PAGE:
If I face challenging conditions/runs, I conciously try to focus on the nose of the board and forget abt the hind leg. Front leg bent, weight to the front, nose pointing downhill, quick short half turns. The job of the hind leg is only to quickly finish the turn and follow back to get the nose downhill again. Don't do too long turns which will get you back into the backseat.
rpadc, snowangel99 and mbe like this.


I really thought quicksand was going to be a much bigger issue in my life when I was little

Last edited by neni; 01-29-2017 at 12:00 PM.
neni is offline  
post #3 of 56 (permalink) Old 01-29-2017, 12:44 PM Thread Starter
Junior Member
 
Join Date: Jan 2017
Posts: 6
Mentioned: 0 Post(s)
Tagged: 0 Thread(s)
Quoted: 2 Post(s)
Thanks that sounds like goos advice...

Sometimes on the flat hard pack I seem to find the front edge stays steady and the tail drifts out giving a diagonal slide.

Quote:
Originally Posted by neni View Post
Main reason for edge catches is your weight in the backseat, so the hind part of your edge is in contact and then all of a sudden the front grips, causing a sidden slam.

Get your weight out of the backseat and control your front edge. Shift weight to your front foot, bend your knees well and let the front edge have contact and have the lead. The hind edge will follow.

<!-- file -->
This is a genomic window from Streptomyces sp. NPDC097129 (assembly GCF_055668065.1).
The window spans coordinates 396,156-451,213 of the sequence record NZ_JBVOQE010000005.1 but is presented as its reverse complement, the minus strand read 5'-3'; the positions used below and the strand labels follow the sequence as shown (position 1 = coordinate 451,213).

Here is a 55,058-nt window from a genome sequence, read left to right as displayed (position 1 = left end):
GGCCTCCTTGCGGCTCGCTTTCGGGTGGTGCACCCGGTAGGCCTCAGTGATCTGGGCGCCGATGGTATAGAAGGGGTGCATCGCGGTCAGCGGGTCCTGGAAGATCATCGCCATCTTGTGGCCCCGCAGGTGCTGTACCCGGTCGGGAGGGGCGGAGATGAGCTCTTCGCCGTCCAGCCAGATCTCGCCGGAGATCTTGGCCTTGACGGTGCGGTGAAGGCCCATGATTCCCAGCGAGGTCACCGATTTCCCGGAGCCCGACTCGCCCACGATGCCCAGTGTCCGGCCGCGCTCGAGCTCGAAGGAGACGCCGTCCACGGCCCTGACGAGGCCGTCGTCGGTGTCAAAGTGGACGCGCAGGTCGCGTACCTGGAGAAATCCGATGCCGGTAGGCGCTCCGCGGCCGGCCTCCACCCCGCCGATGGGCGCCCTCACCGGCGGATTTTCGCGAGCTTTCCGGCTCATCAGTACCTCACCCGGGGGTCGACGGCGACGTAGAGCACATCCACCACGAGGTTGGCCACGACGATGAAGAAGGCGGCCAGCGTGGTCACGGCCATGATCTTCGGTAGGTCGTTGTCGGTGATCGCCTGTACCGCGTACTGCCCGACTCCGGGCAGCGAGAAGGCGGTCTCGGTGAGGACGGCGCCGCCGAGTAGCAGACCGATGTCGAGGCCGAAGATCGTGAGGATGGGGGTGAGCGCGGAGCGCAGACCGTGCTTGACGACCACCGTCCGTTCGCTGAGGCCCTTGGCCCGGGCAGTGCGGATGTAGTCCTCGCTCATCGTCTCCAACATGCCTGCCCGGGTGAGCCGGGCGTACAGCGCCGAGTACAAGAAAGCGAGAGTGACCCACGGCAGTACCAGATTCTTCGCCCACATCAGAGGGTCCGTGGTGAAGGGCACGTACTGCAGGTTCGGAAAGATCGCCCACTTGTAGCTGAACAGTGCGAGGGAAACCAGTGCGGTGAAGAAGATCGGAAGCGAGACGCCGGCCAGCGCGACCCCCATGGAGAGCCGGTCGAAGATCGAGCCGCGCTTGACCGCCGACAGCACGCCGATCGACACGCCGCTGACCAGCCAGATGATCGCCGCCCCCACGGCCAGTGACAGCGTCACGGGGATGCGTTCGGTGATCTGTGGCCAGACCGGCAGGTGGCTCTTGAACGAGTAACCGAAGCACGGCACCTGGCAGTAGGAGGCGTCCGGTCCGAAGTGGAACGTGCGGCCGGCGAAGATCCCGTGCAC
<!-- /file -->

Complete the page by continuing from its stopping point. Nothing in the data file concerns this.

That's also your solution to riding steep hardpack. Move your weight to the front, trust your board/edge. Additionally, to get good grip, you need to tilt the board. If you're riding timidly, you don't have tilt and enough pressure on the edge, the board can't help you. If you ride determined and tilt it, get nice pressure on the edge, it'll hold. It's a confidence thing... the more you hesitate, the less the edge will help you.

If I face challenging conditions/runs, I conciously try to focus on the nose of the board and forget abt the hind leg. Front leg bent, weight to the front, nose pointing downhill, quick short half turns. The job of the hind leg is only to quickly finish the turn and follow back to get the nose downhill again. Don't do too long turns which will get you back into the backseat.